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THREE SETS OF PORTRAIT GROUPS, ENGLISH SCHOOL
This series of canvases (from a set of 12) showing prominent historical figures from the worlds of science, religion, philosophy, architecture, literature and poetry would seem very likely, on account of their format and their subject matter, to have once adorned a library as a decorative frieze. Series such as the present pictures were extremely fashionable in English libraries during the first half of the eighteenth Century.
The set may originally have been part of a larger series as, when it was sold in 1879, the next lot in the sale included another six panels described as 'six smaller ditto with medallions'. What would appear to have been one of this set of six panels was included in the English Portrait Exhibition at the Sabin Galleries in 1970, as no.11, and showed in the centre a bust of Sir Isaac Newton flanked by other figures. This presumably explains why the numbering of the individual figures in each of the canvases does not appear to relate the pictures clearly to each other (the Sabin canvas had similar numbering beneath two of its three figures). Most, but not all the figures represented are readily identifiable. Those that are identifiable testify to a clear intellectual plan underpinning the commission of this ambitious decorative scheme.
Many of the figures included in the series are important figures from the late 17th Century and early 18th Century. They include Kings, men of the Church and theologians, humanists, astronomers, architects, philosophers, poets and men of literature. There is a particularly strong representation from among the ranks of the members of the 'Royal Society of London for improving Natural Knowledge', usually known as the Royal Society, which had been founded in 1660, at Gresham College in London, by King Charles II. This apparent coincidence would appear to shed light on the nature of the interests and intellectual milieu of the unknown patron who commissioned it, whose portrait seems likely to be included in the scheme. The set cannot date from before 1741, on account of the inclusion of a portrait of Bishop Benjamin Hoadley clearly derived from the life-size portrait of that year by Hogarth (Tate Britain). The more or less contemporary figures who dominate the compositions are shown in the context of other figures from the then near or distant past whose inclusion seems to give a sense of historical perspective to their own interests, endeavours, and debates, and to acknowledge both the debt which contemporary understanding owed to the past and to serve as a comment on historical progress.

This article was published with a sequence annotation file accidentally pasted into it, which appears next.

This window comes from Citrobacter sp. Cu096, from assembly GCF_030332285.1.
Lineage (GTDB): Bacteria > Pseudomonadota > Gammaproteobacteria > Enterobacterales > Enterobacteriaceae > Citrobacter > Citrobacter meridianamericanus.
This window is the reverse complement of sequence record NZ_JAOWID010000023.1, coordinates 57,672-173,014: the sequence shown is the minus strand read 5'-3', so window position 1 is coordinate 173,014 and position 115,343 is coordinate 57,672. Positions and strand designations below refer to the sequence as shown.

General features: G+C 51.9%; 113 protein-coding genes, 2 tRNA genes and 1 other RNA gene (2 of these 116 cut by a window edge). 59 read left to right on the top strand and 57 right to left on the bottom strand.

The cycle was at one time believed to have been painted by John Vanderbank (1694-1739), although it has also recently been thought that they may be the hand of Francis Hayman (1708-1776). Although attribution remains elusive, their subject matter gives a clear indication of the taste and influences of the series' patron.